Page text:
Hashset<T> only contains placeholder keys that are replaced in the current chain of recursions.
The benchmarks show that this implementation is slower to Solution 0 as well it uses more memory:
| Method | Mean | Error | StdDev | Gen 0 | Allocated | |----------- |---------:|---------:|---------:|-------:|----------:| | Recursive0 | 20.87 us | 0.526 us | 1.475 us | 9.3689 | 29 KB |
Recursive 7 implementation takes Solution 7 and it extends it with these methods:
All of these methods are invoked by the constructor, and their purpose is to unroll recursive placeholder values. The rest of the methods are the same as in Solution 7, which means the actual substitution method runs exactly as long as it runs for Solution 7. Unrolling the recursive placeholders happen once per a new instance of this class is created. This is benefit when multiple input strings are substituted with the same set of placeholders. On the other hand, the construction of the class costs more, as it has to unroll the placeholders and create the internal hashcode based dictionary. The source code attached is for demonstration purpose, in production one might want to handle the case, when the generated hashcodes collide. Let me discuss what each of these helper methods do:
ProcessInnerReplacements() iterates over the input placeholder map and creates a new map by unrolling each placeholder. It also recalculates a new total size of placeholder values, which is later used by the Substitute() method to allocate a large enough buffer for the result string.
UpdateEntry() unrolls each placeholder value. It is a recursive method, this time with a clear stopping condition. It uses the ShouldUpdate() helper method to determine if the remaining placeholder value still contains other placeholder keys. If it does, it recursively calls itself to update the matched placeholder and the remaining part of the placeholder value. A recursive implementation is used to simplify the maintenance of the visited collection, which helps to break the infinite loop of placeholder key-values.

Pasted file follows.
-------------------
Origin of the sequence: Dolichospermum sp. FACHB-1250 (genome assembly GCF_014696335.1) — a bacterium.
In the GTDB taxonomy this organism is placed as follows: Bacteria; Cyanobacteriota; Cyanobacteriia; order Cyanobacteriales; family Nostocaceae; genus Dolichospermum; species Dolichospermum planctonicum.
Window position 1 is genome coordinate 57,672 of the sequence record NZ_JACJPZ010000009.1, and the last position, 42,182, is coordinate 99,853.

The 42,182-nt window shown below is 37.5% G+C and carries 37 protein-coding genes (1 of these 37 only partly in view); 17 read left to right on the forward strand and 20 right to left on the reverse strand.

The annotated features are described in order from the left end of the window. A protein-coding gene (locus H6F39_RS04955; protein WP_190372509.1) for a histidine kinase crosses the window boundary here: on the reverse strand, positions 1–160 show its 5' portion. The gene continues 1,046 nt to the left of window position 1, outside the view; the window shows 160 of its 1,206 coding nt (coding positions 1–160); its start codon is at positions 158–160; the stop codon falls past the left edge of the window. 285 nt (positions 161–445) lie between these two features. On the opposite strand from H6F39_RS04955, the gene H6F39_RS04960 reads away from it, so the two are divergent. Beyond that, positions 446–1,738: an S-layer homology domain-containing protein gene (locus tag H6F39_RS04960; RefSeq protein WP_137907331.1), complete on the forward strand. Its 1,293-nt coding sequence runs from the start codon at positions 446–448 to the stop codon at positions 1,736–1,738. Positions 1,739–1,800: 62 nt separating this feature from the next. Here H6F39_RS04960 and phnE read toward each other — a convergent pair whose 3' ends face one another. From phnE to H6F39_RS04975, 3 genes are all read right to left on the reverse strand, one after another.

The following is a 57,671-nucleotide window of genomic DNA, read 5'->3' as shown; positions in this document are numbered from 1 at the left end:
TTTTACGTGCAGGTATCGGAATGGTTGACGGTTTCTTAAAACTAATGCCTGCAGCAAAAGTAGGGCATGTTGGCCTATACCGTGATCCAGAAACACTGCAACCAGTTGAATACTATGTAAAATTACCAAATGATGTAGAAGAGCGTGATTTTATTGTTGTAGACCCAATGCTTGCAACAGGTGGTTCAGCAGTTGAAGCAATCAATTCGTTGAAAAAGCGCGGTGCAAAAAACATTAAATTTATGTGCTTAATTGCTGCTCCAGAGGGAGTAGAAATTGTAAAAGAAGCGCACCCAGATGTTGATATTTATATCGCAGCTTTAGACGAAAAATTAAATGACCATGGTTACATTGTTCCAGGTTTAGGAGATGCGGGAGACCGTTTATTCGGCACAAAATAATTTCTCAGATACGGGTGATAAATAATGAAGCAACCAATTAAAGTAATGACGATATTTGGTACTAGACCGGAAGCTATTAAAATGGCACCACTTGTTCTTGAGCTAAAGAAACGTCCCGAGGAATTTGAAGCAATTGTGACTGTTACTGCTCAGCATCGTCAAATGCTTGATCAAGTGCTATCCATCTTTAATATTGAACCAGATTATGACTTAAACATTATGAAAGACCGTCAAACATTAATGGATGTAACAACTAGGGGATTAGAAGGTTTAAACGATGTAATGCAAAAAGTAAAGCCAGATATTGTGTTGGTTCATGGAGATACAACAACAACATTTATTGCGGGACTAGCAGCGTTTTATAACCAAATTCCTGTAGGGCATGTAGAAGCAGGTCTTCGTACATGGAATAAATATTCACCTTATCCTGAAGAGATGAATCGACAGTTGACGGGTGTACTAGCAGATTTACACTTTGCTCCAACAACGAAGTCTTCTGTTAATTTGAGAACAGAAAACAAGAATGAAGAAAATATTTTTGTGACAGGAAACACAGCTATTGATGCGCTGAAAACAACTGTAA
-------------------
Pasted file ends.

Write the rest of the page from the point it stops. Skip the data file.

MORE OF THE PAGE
ShouldUpdate() is a helper method which checks if a given placeholder value contains further placeholder keys. Returns true if the value contains another placeholder key, otherwise the method returns false. It also has 2 out parameters which returns the location of the match in the input span as well the substitute value.
Another edge case that a productionized version of this code might want to handle is where the allocated buffer for replacing placeholder values is too small. In such case the code should allocate a larger buffer to continue the execution.
The instantiation of this type takes significantly longer compared to Recursive 0's constructor, as well as uses more memory. Benchmarking only the Substitute() method would not reflect a true comparison of these implementations.
| Method | Mean | Error | StdDev | Gen 0 | Allocated | |-------------- |-----------:|---------:|----------:|--------:|----------:| | Recursive7 | 340.7 ns | 6.83 ns | 8.88 ns | 0.3543 | 1 KB |
| Method | Mean | Error | StdDev | Gen 0 | Allocated | |-------------- |---------:|----------:|----------:|--------:|----------:| | Recursive7Map | 4.259 us | 0.0834 us | 0.1547 us | 21.2746 | 66 KB |
Notice, that this solution has significant performance gain compared to Recursive 0 solution. Although the initial memory allocation in the constructor is higher, over a course of 3 invocations of the Substitute() method, it gets amortized. From the mean execution time's point of view using Recursive 7 has a clear advantage already after the initial Substitute() method call.
With this post I have covered two solutions for the above task with recursive placeholder values. Throughout this series of posts, the goal has been to gradually improve the performance both for the mean execution time and for the allocated memory as well.
The first part of this series has used regular expression to achieve the above task, while the second post has used a custom implementation to replace the placeholder keys.
In this part I have relaxed a constraint on placeholder values by allowing to contain placeholder keys. This post has presented two implementations, one based on regular expressions, and one based on custom placeholder matching. It has also compared these solutions from performance perspective and explained a reasoning on their key characteristics.